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Can you protect a trust from a beneficiary’s creditors?

On Behalf of | Feb 7, 2017 | Trust Administration |

You’re the trustee of a trust for a beneficiary who owes money to creditors. Can you be required to use assets in that trust to pay that beneficiary’s debt? Under California law, you may be able to avoid having to do that. However, it depends in part on how the trust was established.

A trustor or grantor (the person who creates the trust) can put protections in place against some creditors. However, it should be noted that these don’t apply if the beneficiary’s debts involve reimbursement of public benefits, criminal restitution or child or spousal support.

For example, a trust can have something called a “spendthrift clause” that prevents the beneficiary from using money in the trust to pay creditors — either voluntarily or involuntarily — unless a creditor obtains a court order. However, if the money is deemed necessary to support the beneficiary and his or her family, it can’t be taken, even with a court order.

Another way to avoid having assets in a trust taken by a beneficiary’s creditors is to set up a support trust. These trusts require that the principal and/or income of the trust be used for the support or education of the beneficiary. A creditor would have to prove that all of the money is not needed for that purpose to claim it.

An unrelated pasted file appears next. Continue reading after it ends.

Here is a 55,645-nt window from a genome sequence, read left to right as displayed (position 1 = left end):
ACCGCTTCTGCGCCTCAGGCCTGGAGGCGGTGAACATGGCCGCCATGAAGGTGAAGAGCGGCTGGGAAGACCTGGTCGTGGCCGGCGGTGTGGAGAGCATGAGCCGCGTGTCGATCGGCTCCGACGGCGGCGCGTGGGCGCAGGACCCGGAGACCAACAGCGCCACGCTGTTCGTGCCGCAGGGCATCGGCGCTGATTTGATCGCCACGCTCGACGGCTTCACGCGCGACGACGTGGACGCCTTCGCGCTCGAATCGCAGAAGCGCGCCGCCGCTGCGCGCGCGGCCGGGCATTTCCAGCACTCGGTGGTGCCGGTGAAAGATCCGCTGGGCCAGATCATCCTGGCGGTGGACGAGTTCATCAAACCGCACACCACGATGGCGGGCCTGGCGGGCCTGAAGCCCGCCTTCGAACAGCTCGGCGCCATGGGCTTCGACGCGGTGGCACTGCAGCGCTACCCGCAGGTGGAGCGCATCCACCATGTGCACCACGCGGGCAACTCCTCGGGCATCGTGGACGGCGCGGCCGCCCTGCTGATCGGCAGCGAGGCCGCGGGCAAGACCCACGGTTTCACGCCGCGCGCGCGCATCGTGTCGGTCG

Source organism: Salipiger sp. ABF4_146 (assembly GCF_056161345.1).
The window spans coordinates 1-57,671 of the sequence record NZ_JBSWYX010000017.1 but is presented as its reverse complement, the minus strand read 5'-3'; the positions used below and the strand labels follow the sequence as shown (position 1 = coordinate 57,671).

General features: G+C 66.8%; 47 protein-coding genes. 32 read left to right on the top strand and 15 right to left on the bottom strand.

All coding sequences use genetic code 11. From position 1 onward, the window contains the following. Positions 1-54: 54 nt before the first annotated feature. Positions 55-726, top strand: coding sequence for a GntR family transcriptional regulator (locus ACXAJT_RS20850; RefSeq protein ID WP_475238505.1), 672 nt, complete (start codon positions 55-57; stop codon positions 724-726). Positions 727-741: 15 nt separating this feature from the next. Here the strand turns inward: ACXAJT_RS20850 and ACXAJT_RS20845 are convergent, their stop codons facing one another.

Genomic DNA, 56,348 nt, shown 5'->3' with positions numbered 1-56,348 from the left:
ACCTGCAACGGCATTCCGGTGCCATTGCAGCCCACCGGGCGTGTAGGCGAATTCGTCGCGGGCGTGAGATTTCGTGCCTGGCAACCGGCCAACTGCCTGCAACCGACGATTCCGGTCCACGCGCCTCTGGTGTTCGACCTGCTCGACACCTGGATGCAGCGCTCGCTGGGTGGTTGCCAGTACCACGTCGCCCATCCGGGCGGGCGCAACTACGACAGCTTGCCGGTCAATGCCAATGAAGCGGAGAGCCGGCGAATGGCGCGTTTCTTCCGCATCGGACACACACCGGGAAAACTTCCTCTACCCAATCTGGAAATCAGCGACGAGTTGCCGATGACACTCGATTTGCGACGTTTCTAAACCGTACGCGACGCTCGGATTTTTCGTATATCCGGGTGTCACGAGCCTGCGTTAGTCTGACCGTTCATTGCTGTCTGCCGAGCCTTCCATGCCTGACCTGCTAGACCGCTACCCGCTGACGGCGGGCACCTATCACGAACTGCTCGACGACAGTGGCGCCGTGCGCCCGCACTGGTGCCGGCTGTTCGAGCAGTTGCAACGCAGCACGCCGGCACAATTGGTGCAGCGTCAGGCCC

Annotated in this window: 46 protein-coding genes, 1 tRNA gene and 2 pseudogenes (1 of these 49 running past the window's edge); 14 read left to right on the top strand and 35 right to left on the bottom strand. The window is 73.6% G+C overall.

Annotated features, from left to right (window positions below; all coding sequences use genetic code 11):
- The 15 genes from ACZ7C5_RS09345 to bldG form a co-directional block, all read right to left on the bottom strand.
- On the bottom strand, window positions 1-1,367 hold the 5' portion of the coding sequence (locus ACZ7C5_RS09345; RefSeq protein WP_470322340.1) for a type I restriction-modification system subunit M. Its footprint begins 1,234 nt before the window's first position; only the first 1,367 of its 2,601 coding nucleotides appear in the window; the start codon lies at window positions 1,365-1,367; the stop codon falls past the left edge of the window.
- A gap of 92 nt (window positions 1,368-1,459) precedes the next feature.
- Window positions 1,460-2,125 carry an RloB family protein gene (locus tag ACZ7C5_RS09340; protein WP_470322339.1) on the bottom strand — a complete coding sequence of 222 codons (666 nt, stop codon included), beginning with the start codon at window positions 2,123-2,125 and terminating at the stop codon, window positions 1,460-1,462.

Another type of trust that can provide protection against creditors is a discretionary trust. The trustee has sole discretion over distributions from a discretionary trust. A trustee may be able to help the beneficiary by making payments or purchases for the beneficiary (such as paying for housing, for example) without actually distributing the money from the trust directly to the beneficiary, where it could be taken by creditors.

Once assets are distributed from a trust, collection actions can be taken by creditors to take their share of the money. Even if they haven’t yet been distributed, a creditor can take action to require that any mandatory distributions be taken by something called “step[ping] into the beneficiary’s shoes.”

Any trustee who is dealing with issues involving a beneficiary who has creditors seeking all or part of the assets in a trust should seek experienced legal guidance to help ensure that he or she isn’t in violation of any laws or court orders.

Source: Lake County News, “Estate Planning: Trusts and judgment creditors,” Dennis Fordham, Feb. 04, 2017